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The SEC Crowdfunding Proposed Regulations: Overview of Issuer Financial & Disclosure Requirements

In a crowdfunding offering, the financial information the issuer (the company that is raising capital) is required to disclose will be determined in part by specific requirements built into the JOBS Act, and in part by SEC regulation.  The proposed crowdfunding regulations include the following financial disclosure requirements: 

  • A description of issuer's financial condition similar to the management's discussion and analysis of financial condition and results of operations (also known as "MD&A") required for registered offerings.
  • Financial statements, which vary, depending on the size of the offering, generally as follows:
    • Offerings of $100,000 or less (including the amount sold in all other crowdfunding offerings in the preceding 12 months): income tax return filed for the most recently completed year (if any), with all personally identifiable information (such as social security numbers) redacted; and compiled financial statements certified by the principal executive officer to be true and complete in all material respects.
    • Offerings of more than $100,000 but not more than $500,000 (including the amount sold in all other crowdfunding offerings in the preceding 12 months): financial statements reviewed by an independent public accountant, using the Statements on Standards and Review Services issued by the Accounting and Review Services Committee of the American Institute of Certified Public Accountants.
    • Offerings of more than $500,000 (including the amount sold in all other crowdfunding offerings in the preceding 12 months): financial statements audited by an independent public accountant, using auditing standards issued by either the American Institute of Certified Public Accountants or the Public Company Accounting Oversight Board.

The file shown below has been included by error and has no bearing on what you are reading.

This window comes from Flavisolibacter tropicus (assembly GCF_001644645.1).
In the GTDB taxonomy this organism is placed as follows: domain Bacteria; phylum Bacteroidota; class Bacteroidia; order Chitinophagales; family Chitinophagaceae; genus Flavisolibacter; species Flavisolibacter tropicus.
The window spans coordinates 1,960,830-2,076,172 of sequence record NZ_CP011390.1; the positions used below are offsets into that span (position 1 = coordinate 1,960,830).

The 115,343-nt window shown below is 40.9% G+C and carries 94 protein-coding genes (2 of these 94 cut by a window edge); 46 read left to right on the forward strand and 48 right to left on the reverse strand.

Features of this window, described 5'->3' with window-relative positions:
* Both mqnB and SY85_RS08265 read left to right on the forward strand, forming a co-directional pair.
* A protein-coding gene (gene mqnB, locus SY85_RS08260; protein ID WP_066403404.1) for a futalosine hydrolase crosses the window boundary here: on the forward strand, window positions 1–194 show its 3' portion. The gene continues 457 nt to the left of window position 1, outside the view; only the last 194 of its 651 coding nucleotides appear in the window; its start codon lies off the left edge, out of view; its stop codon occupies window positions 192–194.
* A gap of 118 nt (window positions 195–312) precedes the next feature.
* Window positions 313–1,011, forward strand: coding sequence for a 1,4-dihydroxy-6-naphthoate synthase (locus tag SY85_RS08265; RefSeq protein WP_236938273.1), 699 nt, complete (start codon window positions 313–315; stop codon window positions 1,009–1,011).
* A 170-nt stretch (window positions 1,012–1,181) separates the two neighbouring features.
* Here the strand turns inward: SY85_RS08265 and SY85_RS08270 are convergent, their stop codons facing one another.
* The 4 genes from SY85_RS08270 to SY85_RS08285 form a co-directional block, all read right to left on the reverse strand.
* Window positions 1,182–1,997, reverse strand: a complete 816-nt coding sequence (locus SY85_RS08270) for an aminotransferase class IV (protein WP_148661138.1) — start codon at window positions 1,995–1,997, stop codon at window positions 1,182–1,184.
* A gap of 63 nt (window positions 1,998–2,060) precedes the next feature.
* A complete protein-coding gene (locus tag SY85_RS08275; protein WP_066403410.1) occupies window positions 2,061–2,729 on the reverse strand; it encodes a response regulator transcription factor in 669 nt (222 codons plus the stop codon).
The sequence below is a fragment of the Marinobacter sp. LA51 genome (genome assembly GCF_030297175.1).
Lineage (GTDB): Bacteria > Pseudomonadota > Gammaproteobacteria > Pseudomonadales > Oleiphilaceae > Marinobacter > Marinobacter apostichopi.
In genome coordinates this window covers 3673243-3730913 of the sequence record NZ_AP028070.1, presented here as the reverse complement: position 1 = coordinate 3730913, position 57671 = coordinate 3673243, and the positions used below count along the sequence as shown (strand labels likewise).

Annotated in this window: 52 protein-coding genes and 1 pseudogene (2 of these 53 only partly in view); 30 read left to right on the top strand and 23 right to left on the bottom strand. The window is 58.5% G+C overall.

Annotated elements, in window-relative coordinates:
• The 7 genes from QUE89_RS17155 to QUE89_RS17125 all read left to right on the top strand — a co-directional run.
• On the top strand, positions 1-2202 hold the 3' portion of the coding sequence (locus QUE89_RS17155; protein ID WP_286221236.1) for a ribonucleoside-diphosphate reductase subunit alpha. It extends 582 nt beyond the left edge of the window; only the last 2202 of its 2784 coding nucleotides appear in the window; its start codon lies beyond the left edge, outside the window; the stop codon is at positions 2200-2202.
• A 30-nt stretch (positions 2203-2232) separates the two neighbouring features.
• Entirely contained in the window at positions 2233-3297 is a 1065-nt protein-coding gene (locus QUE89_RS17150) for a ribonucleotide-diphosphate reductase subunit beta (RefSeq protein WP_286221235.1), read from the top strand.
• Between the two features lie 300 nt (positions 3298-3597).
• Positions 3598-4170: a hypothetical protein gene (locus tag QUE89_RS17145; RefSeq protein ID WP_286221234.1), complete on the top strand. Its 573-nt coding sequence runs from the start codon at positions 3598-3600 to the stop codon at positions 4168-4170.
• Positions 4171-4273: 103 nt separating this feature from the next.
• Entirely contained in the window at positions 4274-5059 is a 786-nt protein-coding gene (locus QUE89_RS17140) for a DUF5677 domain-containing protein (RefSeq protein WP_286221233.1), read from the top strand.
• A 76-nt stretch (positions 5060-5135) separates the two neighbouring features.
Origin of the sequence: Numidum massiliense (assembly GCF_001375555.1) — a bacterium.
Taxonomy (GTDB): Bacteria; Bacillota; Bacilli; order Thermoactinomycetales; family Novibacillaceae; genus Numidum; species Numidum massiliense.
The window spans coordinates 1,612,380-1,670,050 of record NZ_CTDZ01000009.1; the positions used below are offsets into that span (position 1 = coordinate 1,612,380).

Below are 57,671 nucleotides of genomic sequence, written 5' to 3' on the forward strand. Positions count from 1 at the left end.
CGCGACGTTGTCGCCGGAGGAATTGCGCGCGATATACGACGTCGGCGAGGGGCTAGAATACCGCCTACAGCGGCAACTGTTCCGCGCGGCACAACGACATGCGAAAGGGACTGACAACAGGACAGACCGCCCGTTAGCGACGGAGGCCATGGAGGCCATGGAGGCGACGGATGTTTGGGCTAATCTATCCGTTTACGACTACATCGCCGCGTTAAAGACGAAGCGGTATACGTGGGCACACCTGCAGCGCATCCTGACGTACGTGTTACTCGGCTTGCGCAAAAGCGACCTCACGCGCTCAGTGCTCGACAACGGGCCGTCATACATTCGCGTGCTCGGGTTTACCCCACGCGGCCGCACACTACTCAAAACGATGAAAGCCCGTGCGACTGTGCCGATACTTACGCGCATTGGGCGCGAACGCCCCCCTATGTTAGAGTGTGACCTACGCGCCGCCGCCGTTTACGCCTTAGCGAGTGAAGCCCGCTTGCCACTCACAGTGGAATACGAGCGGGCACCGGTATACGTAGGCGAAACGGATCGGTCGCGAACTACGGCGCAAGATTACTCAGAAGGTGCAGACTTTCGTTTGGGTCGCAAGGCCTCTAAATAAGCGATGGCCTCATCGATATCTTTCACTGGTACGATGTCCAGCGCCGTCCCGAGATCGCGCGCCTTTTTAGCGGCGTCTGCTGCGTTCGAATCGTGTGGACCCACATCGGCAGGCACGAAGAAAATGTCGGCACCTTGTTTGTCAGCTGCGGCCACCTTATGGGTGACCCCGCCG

In each case, financial statements should include a balance sheet, income statement, statement of cash flows, statement of changes in owner's equity, and notes to the financial statements, all of which must be prepared in accordance with U.S. generally accepted accounting principles (also known as "U.S. GAAP"). The financial statements must cover the shorter of the two most recently completed fiscal years or the period since inception.

The proposed financial reporting requirements are favorable to issuers, in that they permit issuers to work with smaller CPAs who are not licensed to perform audits for publicly traded companies. The financial statements may be prepared using general public accounting standards, rather than the more rigorous standards that apply to publicly traded companies. This should help keep audit and review costs down.

  • The proposed financial reporting requirements are unfavorable to issuers, in that:
    • They require issuers who are recently formed to provide financial statements per the foregoing requirements. We question the value of requiring an issuer to incur this cost when the issuer has not yet engaged in any business activity.
    • The SEC is not providing any relief from the statutory thresholds for requiring reviewed and audited financial statements. We continue to be of the opinion that the benefits of requiring audited financial statements for such small offerings is not worth the cost. Offering proceeds used to pay for the audit would usually be of greater value to investors if used to further the issuer's business activities.

Please contact Iris Linder (517-371-8127 or ilinder@fosterswift.com) for more information.

Categories: Crowdfunding, Venture Capital/Funding


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